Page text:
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Health Serv Res. 2003 Dec;38(6 Pt 1):1441-66.

Mental health services use among school-aged children with disabilities: the role of sociodemographics, functional limitations, family burdens, and care coordination.

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Center for Healthcare Studies, Northwestern University, Chicago, IL 60611, USA.



To examine the use of mental health services and correlates of receiving services among community-dwelling children with disabilities, ages 6 to 17 years.


Data are from the 1994 and 1995 National Health Interview Survey Disability Supplements (NHIS-D), conducted by the National Center for Health Statistics. The study sample is 4,939 children with disabilities, representing an estimated eight million children with disabilities nationwide. Parents of children under 16 years of age reported (17-year-olds self-reported) on health, emotional and behavioral problems, mental health services use, and who, if anyone, coordinated the child's health care.


Among disabled children with poor psychosocial adjustment (11.5 percent), only 11.8 percent received mental health services in the past year. Multivariate logistic regression analysis showed service use was associated with poor psychosocial adjustment; communication, social, and learning-related functional impairments; public health insurance; and financial family burdens. Younger and black disabled children were less likely to receive mental health services. The odds of service use were greater with the involvement of a health professional in coordinating care, in contrast to no one or family only. Moreover, children with disabilities were more likely to use outpatient mental health services if their care was jointly coordinated by a family member and a health professional, compared to a health professional working alone. In contrast to inpatient and outpatient care, race and family burden were not associated with the likelihood of mental health counseling in special education school settings.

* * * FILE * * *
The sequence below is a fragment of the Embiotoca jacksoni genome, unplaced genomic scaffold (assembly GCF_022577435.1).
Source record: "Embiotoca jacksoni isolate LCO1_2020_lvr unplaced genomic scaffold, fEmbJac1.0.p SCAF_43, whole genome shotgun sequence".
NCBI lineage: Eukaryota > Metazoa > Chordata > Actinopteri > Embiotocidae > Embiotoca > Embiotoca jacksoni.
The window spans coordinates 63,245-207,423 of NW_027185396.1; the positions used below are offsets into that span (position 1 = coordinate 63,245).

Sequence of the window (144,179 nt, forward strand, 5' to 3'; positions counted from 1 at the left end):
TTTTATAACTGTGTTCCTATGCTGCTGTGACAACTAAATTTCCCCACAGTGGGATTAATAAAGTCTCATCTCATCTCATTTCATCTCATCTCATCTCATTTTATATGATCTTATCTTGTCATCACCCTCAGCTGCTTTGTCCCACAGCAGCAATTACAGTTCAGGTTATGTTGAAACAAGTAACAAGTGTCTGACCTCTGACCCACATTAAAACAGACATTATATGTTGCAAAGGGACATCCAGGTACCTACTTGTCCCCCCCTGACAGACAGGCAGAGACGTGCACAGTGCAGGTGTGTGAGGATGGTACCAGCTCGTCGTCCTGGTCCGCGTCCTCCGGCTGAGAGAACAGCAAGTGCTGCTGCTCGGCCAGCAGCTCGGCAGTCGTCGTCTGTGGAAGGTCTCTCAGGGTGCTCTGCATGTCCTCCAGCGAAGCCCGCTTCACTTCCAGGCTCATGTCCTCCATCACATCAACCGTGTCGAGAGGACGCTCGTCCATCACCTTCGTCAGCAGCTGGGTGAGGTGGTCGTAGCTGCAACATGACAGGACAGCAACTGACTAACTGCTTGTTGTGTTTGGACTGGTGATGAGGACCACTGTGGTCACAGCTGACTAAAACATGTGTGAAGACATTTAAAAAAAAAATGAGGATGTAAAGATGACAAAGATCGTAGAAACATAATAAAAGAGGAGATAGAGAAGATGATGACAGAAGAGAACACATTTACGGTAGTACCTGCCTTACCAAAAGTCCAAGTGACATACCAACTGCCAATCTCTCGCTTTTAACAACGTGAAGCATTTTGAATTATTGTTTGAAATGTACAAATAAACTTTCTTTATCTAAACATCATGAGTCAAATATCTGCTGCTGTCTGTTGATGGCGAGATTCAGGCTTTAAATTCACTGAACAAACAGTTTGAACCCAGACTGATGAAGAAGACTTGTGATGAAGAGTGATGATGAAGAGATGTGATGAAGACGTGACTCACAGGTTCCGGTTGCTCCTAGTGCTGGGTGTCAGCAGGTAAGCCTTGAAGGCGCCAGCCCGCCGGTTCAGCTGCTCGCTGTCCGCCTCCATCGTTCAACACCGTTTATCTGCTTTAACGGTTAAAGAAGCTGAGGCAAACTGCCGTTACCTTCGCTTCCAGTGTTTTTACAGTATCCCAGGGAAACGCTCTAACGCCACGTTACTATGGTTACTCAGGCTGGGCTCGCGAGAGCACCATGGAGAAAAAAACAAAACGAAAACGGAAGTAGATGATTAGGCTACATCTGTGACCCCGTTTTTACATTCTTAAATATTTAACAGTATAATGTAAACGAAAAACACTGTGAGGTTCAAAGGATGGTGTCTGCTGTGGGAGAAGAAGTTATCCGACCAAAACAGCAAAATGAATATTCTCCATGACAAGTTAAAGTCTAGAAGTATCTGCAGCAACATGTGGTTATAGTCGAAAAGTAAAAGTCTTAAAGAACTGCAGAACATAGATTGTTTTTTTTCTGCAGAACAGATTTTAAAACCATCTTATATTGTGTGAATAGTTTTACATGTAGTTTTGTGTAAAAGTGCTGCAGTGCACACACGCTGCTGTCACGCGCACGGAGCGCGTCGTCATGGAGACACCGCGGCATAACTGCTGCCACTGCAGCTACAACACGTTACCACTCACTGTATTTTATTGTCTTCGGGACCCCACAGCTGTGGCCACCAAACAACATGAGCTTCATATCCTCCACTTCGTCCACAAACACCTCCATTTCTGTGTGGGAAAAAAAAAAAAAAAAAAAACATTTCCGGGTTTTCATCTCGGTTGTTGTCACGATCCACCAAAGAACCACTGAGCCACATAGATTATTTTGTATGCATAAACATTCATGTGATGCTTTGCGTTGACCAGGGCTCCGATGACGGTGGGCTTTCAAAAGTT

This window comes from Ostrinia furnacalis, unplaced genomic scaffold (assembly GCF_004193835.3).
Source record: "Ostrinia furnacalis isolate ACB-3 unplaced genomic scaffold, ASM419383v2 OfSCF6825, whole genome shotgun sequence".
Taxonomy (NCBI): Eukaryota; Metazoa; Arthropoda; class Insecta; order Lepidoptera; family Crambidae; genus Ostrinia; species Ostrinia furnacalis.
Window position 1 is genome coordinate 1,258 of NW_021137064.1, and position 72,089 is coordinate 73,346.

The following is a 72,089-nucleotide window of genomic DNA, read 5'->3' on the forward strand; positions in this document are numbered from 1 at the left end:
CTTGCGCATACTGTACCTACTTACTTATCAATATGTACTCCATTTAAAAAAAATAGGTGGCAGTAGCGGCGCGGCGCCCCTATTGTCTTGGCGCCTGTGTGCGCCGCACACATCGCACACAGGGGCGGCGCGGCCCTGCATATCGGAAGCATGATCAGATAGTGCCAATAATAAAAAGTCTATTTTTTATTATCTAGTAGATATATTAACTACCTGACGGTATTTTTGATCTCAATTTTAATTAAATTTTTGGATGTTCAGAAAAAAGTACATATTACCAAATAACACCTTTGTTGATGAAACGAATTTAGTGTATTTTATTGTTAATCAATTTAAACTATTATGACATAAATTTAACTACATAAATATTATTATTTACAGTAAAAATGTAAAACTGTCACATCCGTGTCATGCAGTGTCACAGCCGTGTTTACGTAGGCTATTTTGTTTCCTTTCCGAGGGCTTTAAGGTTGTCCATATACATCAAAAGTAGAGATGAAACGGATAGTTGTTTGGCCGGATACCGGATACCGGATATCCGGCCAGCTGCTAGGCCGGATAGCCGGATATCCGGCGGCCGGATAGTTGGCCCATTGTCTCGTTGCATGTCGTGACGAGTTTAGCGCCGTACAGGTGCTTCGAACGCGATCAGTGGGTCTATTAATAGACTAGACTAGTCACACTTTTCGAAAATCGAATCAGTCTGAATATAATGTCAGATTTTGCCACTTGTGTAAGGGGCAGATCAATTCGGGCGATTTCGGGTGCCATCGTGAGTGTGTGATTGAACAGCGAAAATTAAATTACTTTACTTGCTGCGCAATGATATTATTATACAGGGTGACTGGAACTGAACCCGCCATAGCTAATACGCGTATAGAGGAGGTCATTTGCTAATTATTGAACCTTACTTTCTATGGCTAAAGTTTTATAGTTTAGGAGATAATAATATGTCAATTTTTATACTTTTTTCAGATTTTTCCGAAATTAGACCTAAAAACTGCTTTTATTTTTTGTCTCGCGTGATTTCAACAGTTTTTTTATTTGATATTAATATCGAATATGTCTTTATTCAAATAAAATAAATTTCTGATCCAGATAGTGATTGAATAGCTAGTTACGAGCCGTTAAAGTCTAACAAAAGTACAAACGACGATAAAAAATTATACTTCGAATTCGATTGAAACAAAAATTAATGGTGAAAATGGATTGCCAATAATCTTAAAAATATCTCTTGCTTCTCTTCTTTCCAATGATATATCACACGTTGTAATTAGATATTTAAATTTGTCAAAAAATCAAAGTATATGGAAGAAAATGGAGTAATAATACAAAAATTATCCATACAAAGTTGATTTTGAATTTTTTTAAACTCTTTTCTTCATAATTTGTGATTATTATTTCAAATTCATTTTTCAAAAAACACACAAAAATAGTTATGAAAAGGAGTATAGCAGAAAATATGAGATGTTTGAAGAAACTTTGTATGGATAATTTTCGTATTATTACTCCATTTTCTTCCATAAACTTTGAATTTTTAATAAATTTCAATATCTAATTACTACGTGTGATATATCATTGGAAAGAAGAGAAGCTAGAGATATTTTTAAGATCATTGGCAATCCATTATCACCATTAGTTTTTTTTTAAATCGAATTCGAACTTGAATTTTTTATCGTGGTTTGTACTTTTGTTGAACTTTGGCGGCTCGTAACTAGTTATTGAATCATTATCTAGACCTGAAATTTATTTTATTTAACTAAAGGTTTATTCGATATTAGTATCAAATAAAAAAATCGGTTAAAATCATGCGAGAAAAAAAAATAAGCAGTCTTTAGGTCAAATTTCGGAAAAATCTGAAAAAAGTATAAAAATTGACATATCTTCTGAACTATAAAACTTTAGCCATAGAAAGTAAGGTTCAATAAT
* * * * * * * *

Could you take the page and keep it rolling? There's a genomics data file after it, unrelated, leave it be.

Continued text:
Findings indicate that only two in five disabled children with poor psychosocial adjustment receive mental health services. Differences by age, race, and insurance coverage suggest that inequalities to access exist. However, the school setting may be one in which some barriers to mental health services for disabled children are reduced. The study also shows that the involvement of health professionals in care coordination is associated with greater access to mental health care for disabled children. These findings underscore the importance of engaging both health care professionals and the family in the care process.

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